When the snow and ice hits, you have to be extra cautious behind the wheel. Here’s some simple driving advice that can keep you safer in bad conditions.
Pack a winter emergency kit
Before winter starts, prepare a winter emergency kit that includes the following:
- Cell phone
- Tow ropes
- Booster cables
- A jack and spare wheel
- Warning triangle
- Sacking to lay under stuck wheels
Learn how to navigate snowy conditions
- Wear comfortable, dry shoes that won’t slip on the pedals, and take a pair of boots. Driving in heavy boots might make you clumsy when using the pedals.
- Give a frosted windscreen time to clear completely. Don’t drive off peering through a small “spyhole.”
- Brush snow off the roof so it can’t slide down the windshield.
- Drive at low speed in as high a gear as possible. Don’t brake or accelerate sharply.
- Before braking, drop into low gear sooner than normal to slow the car.
- To climb a hill, drop a gear to build momentum on the approach, then take it at a steady pace. Coming down, use a low gear to avoid having to brake.
- Brake well before a bend, where it’s all too easy to lose control.
- Don’t wrench the wheel. Steer smoothly
- If the car gets bogged down in snow, straighten the steering. Clear snow from under the wheels, put sacking or an old rug in front of the driving wheels for extra traction and accelerate gently.
Be extra cautious on ice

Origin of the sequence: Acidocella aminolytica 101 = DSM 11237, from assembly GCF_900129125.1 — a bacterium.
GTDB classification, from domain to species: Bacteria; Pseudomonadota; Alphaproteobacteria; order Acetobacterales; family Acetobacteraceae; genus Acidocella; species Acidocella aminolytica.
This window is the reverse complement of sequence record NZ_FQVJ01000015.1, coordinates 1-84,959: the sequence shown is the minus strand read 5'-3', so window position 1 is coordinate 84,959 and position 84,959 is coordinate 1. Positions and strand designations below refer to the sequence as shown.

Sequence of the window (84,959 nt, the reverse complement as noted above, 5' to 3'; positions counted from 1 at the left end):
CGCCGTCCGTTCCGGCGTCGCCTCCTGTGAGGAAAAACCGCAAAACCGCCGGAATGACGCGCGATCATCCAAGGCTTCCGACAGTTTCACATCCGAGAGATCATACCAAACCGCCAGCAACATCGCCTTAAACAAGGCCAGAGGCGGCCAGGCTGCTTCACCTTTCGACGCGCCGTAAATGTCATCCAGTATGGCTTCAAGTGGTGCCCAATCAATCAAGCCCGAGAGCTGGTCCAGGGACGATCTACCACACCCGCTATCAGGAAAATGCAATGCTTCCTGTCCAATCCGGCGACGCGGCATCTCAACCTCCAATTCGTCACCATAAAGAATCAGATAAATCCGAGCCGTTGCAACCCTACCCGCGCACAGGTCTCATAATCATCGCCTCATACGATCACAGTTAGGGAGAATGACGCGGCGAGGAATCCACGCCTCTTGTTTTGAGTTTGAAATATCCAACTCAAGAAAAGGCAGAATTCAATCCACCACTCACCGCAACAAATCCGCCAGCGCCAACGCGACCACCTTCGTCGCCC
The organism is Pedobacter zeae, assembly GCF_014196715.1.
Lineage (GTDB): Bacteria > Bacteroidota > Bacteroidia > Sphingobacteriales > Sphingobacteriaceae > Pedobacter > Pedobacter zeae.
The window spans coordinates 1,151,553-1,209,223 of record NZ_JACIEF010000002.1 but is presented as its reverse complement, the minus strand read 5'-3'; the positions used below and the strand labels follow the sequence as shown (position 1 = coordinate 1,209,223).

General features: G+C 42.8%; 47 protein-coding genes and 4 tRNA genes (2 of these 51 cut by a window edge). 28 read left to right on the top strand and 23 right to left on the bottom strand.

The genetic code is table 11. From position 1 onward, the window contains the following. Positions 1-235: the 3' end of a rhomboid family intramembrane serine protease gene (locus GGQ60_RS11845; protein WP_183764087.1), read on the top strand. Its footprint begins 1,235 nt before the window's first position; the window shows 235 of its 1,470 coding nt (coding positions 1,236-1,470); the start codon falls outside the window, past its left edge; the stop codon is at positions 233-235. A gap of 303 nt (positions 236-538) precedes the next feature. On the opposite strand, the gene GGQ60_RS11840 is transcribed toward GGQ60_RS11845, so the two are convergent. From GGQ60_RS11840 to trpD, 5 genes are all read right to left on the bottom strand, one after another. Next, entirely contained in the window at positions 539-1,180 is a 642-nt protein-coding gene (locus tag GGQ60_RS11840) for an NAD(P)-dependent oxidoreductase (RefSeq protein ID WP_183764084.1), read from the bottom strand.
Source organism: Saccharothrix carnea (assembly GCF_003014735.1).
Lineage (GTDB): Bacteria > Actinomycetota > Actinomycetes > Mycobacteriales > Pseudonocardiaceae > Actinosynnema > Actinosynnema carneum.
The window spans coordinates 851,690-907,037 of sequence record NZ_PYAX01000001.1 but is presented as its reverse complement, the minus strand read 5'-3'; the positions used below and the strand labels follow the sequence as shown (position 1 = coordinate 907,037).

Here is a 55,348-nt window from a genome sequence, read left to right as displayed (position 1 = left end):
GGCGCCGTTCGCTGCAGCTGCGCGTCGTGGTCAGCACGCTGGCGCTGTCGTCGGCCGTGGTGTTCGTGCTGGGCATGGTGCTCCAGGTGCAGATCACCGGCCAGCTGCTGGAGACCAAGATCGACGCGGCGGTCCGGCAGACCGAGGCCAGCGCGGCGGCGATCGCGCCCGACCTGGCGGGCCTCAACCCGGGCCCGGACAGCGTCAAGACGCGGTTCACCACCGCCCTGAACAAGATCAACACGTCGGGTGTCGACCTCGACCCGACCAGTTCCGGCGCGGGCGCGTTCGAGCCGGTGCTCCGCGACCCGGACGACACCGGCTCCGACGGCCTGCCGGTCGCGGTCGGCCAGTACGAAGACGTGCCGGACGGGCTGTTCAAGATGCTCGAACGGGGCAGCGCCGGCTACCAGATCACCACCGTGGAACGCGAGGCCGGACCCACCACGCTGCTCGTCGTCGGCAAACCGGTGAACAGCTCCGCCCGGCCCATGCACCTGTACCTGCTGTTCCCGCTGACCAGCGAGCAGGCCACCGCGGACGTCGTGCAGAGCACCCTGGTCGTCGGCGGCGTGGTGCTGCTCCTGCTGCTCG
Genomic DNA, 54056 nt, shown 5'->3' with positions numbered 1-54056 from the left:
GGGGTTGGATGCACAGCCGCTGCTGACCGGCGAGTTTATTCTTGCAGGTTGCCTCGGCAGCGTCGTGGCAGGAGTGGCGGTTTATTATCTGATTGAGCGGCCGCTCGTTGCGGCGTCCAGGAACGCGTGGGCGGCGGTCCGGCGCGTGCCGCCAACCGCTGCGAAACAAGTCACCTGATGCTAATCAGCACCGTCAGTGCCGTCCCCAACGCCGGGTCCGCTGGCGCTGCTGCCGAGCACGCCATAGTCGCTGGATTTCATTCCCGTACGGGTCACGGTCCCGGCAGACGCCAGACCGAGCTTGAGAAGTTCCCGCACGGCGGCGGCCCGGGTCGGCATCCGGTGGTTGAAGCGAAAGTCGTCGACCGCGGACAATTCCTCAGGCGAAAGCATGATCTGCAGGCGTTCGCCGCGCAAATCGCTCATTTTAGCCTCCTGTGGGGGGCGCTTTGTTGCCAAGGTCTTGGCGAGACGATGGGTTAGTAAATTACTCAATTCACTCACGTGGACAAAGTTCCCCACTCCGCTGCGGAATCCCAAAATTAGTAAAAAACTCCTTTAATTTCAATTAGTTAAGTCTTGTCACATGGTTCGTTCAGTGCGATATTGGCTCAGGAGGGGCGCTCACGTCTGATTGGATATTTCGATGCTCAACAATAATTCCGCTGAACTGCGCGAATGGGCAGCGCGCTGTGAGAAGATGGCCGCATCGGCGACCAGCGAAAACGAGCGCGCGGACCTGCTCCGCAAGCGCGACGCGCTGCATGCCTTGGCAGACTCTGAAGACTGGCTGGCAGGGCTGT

- Drive cautiously to avoid having to deal with hazards such as skidding.
- Gentle manoeuvres and a steady pace are the way forward. Move off in second gear to avoid wheelspin.
- If you drive an automatic, check that you know how to downshift into a lower gear, to reduce dependence on the brakes.
- If you have a “winter” gear mode, select it. This feature locks out first gear to reduce wheelspin.
- If the steering feels light, or the tires on the road surface are eerily silent, suspect black ice and use your gears to reduce speed.
- If the car skids when you brake, and you have a manual gearbox, release the brake and press the clutch.
- If the wipers can’t work hard enough to clear the screen during a blizzard, abandon your journey and seek shelter.
- If you’re trapped in your car, wrap up in rugs, coats, blankets — even newspaper. Run the engine and heater for 15 minutes in any hour, with the window open a crack. Try to stay awake as you await rescue.
- If other motorists are trapped with you, “car share” to increase warmth, save fuel and keep your spirits up.
When driving during the winter, increase your following distance and go slow. Keep emergency supplies on and only venture out when necessary. It’s better to arrive late than not at all.